• Sign up to your RSS feed, or through your Feedburner feed
    • Sign up to a newsletter if you have one
    • Add you on BlogLovin’
    • Add themselves to your Google Friends Connect
    • Follow you on Twitter
    • Follow you on Facebook
    • Follow you on LinkedIn
    • Follow you on Google+

    You get the picture…

    Some people may use several of these methods, while others may choose just one or two. As long as they’re reading your content, does it really matter how many options you give them to subscribe?

    The alternative way to measure your blog success is by looking at your blog stats.

    Ah, blog stats…

    The thing is, most of them give you completely different figures. Compare your Blogger stats with your Google Analytics and the results can be vastly different. Add Get Clicky into the mix and it all gets very confusing. To add to this, it’s not unknown for some bloggers to stretch the truth a little about their stats, which can create false competition between other bloggers.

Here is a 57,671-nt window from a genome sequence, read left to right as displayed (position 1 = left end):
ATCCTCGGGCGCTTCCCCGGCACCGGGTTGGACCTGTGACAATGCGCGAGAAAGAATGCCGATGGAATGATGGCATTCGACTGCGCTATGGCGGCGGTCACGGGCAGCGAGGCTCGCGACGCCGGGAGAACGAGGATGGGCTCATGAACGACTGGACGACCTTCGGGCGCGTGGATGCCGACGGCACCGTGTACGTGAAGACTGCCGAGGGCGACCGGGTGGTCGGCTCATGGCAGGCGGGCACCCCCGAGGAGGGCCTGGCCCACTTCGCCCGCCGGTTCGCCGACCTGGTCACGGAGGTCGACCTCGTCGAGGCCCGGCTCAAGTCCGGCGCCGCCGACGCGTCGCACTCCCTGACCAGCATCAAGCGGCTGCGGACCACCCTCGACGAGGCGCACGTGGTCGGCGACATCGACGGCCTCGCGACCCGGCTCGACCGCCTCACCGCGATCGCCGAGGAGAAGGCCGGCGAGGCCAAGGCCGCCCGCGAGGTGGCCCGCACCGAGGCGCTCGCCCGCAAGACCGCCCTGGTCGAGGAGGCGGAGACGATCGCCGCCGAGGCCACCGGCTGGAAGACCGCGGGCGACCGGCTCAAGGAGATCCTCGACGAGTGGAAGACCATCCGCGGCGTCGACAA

So perhaps the key is to focus on quality and not quantity. If you’re creating content that others are happily sharing on their social networks, commenting on and blogging about themselves, then you’re probably doing the right thing. If the stats you have are rising as a result, you’re definitely doing the right thing.

    Tsunimee asked if there was one tool for measuring a blog’s success, or one tool she could embed to show other bloggers (and PRs) how she’s doing. Personally, I’d suggest not worrying too much about it. I have a Google Friends Connect gadget on the right (which you can get here) so people can join if they want, but I don’t use it as a measurement as I know many others use RSS. Additionally, as Tsunimee pointed out, Google Friends Connect can be limited to those who use Gmail/Blogger.